Last week, I reported back for work after a paternity-vacation leave of almost a month. Paternity leave is only for 7 working days and the extended vacation was necessary to address my work burnout. Although the time off did not allow me to completely rest (our “little monster” had cholic episodes at night), it allowed me to reflect on things.
Life in a law firm. For some, this is an oxymoron, which is a bit exaggerated because there’s life in a law firm – except that the high level of stress on a daily basis makes it extra difficult. This is equally true for a new associate at the bottom of the pecking order or a senior lawyer holding more sensitive responsibilities. In fact, almost all of the dead lawyers I know succumbed to hypertension and other heart-related diseases. Yet, there’s little reason to complain. If you can’t stand the heat, get out of the kitchen. I got out of the kitchen around three years ago, only to go back in another kitchen. I realized I love my work, which is precisely what I’m scared of.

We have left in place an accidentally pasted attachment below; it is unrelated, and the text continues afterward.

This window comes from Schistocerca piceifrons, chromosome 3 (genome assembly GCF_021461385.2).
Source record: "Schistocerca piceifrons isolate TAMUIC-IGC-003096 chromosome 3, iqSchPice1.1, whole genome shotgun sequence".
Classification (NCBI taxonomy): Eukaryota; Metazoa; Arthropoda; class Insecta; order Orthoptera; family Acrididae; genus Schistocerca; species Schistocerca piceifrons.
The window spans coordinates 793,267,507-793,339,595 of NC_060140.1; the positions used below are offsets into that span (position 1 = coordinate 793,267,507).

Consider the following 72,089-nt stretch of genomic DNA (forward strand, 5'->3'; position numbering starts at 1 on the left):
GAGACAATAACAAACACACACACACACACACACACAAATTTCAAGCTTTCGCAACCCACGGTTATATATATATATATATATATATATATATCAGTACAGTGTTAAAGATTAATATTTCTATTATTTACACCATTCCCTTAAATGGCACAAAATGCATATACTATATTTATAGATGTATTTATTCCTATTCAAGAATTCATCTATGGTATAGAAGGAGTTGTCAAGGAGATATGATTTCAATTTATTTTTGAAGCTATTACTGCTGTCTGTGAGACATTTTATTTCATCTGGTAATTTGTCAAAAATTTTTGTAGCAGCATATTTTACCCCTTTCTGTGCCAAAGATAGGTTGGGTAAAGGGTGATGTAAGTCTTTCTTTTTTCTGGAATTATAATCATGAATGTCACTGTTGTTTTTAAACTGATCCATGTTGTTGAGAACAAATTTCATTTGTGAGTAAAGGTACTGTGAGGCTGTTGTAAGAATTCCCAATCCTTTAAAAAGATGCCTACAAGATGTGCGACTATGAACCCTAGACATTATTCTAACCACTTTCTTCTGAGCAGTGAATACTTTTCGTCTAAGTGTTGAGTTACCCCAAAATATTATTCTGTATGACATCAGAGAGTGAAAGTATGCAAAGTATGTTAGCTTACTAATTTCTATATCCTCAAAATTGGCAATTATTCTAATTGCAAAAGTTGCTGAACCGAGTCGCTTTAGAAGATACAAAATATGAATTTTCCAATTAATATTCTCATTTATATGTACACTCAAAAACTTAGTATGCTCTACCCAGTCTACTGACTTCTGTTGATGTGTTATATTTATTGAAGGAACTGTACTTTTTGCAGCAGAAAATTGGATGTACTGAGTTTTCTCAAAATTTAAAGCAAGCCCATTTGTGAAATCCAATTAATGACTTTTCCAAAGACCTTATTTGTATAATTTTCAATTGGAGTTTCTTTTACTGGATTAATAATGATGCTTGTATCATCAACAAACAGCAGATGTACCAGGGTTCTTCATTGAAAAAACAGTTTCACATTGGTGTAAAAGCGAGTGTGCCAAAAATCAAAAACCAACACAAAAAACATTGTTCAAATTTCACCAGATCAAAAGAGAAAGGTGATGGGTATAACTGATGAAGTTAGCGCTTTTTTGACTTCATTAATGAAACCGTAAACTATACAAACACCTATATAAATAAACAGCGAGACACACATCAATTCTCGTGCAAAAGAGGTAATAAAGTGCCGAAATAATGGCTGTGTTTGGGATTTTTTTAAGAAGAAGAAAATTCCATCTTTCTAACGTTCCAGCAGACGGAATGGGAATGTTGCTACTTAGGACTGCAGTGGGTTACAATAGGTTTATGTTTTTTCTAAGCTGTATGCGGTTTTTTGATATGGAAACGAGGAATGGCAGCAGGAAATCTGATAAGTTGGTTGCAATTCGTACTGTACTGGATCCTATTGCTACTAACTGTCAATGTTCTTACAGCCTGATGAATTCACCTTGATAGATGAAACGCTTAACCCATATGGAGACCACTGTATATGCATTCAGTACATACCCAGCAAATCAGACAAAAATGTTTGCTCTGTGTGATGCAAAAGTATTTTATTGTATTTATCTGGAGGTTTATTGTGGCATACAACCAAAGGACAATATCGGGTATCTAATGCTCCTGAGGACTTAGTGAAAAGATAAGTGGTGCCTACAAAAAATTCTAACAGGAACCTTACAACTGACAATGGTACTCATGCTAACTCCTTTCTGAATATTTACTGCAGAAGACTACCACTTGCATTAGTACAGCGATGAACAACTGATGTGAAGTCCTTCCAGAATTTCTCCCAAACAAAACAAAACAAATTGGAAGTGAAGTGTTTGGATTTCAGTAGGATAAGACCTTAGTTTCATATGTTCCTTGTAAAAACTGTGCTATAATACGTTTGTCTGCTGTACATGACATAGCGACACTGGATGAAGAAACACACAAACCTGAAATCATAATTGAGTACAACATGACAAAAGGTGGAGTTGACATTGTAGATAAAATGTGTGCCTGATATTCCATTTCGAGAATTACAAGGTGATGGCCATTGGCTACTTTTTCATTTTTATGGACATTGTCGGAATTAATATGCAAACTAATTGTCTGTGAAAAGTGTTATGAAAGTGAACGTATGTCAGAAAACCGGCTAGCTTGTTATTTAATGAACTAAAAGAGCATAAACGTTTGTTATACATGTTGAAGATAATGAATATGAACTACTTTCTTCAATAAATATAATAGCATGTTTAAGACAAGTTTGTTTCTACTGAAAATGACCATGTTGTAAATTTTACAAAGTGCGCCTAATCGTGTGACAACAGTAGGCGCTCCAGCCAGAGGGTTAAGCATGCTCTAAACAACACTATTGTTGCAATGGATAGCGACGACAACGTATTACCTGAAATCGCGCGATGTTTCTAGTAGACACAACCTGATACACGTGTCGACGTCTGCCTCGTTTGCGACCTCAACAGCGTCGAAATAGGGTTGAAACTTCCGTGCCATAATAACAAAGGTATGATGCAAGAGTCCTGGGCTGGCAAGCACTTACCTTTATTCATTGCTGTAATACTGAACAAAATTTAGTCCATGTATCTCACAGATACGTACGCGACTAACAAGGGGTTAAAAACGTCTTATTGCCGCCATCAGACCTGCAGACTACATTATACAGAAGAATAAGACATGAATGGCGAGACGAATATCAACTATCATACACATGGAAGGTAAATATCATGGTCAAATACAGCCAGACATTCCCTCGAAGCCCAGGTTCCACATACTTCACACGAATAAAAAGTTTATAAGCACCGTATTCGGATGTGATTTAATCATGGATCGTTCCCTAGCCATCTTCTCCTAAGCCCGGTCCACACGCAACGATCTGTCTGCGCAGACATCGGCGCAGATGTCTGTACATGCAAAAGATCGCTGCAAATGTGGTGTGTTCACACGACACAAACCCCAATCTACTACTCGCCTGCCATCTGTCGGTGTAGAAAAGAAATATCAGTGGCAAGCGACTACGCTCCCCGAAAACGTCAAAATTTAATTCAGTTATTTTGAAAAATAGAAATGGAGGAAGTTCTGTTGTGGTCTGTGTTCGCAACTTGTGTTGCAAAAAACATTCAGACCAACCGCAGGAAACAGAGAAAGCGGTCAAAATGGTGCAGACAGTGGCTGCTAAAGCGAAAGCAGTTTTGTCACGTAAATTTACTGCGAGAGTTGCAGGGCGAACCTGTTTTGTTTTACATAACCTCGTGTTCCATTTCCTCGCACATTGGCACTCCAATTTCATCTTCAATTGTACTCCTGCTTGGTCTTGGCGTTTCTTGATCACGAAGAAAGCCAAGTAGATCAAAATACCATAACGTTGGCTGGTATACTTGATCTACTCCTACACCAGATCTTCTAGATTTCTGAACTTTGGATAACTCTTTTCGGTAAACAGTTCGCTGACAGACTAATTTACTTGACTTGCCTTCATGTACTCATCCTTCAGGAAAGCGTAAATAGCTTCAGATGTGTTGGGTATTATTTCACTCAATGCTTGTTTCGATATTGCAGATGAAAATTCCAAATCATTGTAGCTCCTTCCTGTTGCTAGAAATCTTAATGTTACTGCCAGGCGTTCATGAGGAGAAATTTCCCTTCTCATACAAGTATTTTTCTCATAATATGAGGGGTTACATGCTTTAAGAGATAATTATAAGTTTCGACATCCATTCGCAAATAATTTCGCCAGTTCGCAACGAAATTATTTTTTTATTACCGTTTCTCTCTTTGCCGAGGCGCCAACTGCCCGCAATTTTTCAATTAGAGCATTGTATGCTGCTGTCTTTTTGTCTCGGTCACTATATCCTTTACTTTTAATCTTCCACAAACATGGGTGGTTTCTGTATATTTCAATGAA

Second chance and redemption. No one is perfect; we are bound to make mistakes. Stop. Grieve. Move on.
You can’t please everyone. If you try to accept all work assignments, you spread yourself too thin. The enemy of one’s enemy is a friend; you’ll end up with someone not liking you simply because you’re a friend of his enemy. I tried so hard to please everyone. It’s impossible.
Mid-life crisis. People don’t like to use this phrase, but it’s a normal phase in life. It’s a period of forced re-examination of goals (and life in genera)l, brought about by the inevitable clash of cynicism and ideals. After surgery three years ago, I said life is so short and too precious to waste slaving at work. Surprisingly, I am still doing it. This is among the conflicts in values and priorities, the usual reaction of which is to create compartments and draw neat lines for order’s sake. Maybe there are no borders after all. Life is really one big gray area.